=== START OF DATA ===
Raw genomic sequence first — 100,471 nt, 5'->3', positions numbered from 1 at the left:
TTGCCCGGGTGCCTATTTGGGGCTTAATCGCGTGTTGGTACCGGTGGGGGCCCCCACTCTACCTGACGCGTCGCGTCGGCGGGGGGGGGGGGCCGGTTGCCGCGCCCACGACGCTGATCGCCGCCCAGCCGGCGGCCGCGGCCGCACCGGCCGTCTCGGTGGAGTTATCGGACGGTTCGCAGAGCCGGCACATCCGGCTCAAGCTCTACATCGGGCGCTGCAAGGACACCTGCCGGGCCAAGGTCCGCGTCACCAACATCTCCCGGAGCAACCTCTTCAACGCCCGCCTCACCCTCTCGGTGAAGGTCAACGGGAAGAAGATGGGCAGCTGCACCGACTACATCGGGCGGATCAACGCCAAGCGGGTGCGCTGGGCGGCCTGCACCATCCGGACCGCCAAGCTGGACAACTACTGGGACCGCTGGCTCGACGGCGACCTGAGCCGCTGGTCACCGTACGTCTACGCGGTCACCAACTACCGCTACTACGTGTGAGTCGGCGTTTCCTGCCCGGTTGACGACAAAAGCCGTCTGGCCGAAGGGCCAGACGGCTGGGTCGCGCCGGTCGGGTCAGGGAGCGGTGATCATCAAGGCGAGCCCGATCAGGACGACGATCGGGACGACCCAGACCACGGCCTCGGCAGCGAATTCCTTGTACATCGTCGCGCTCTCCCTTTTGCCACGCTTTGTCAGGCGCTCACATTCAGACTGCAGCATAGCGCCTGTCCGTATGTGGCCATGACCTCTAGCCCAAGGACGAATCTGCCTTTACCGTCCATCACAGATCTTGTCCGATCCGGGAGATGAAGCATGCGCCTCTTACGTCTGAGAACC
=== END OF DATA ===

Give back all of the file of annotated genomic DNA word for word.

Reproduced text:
Raw genomic sequence first — 100,471 nt, 5'->3', positions numbered from 1 at the left:
TTGCCCGGGTGCCTATTTGGGGCTTAATCGCGTGTTGGTACCGGTGGGGGCCCCCACTCTACCTGACGCGTCGCGTCGGCGGGGGGGGGGGGCCGGTTGCCGCGCCCACGACGCTGATCGCCGCCCAGCCGGCGGCCGCGGCCGCACCGGCCGTCTCGGTGGAGTTATCGGACGGTTCGCAGAGCCGGCACATCCGGCTCAAGCTCTACATCGGGCGCTGCAAGGACACCTGCCGGGCCAAGGTCCGCGTCACCAACATCTCCCGGAGCAACCTCTTCAACGCCCGCCTCACCCTCTCGGTGAAGGTCAACGGGAAGAAGATGGGCAGCTGCACCGACTACATCGGGCGGATCAACGCCAAGCGGGTGCGCTGGGCGGCCTGCACCATCCGGACCGCCAAGCTGGACAACTACTGGGACCGCTGGCTCGACGGCGACCTGAGCCGCTGGTCACCGTACGTCTACGCGGTCACCAACTACCGCTACTACGTGTGAGTCGGCGTTTCCTGCCCGGTTGACGACAAAAGCCGTCTGGCCGAAGGGCCAGACGGCTGGGTCGCGCCGGTCGGGTCAGGGAGCGGTGATCATCAAGGCGAGCCCGATCAGGACGACGATCGGGACGACCCAGACCACGGCCTCGGCAGCGAATTCCTTGTACATCGTCGCGCTCTCCCTTTTGCCACGCTTTGTCAGGCGCTCACATTCAGACTGCAGCATAGCGCCTGTCCGTATGTGGCCATGACCTCTAGCCCAAGGACGAATCTGCCTTTACCGTCCATCACAGATCTTGTCCGATCCGGGAGATGAAGCATGCGCCTCTTACGTCTGAGAACC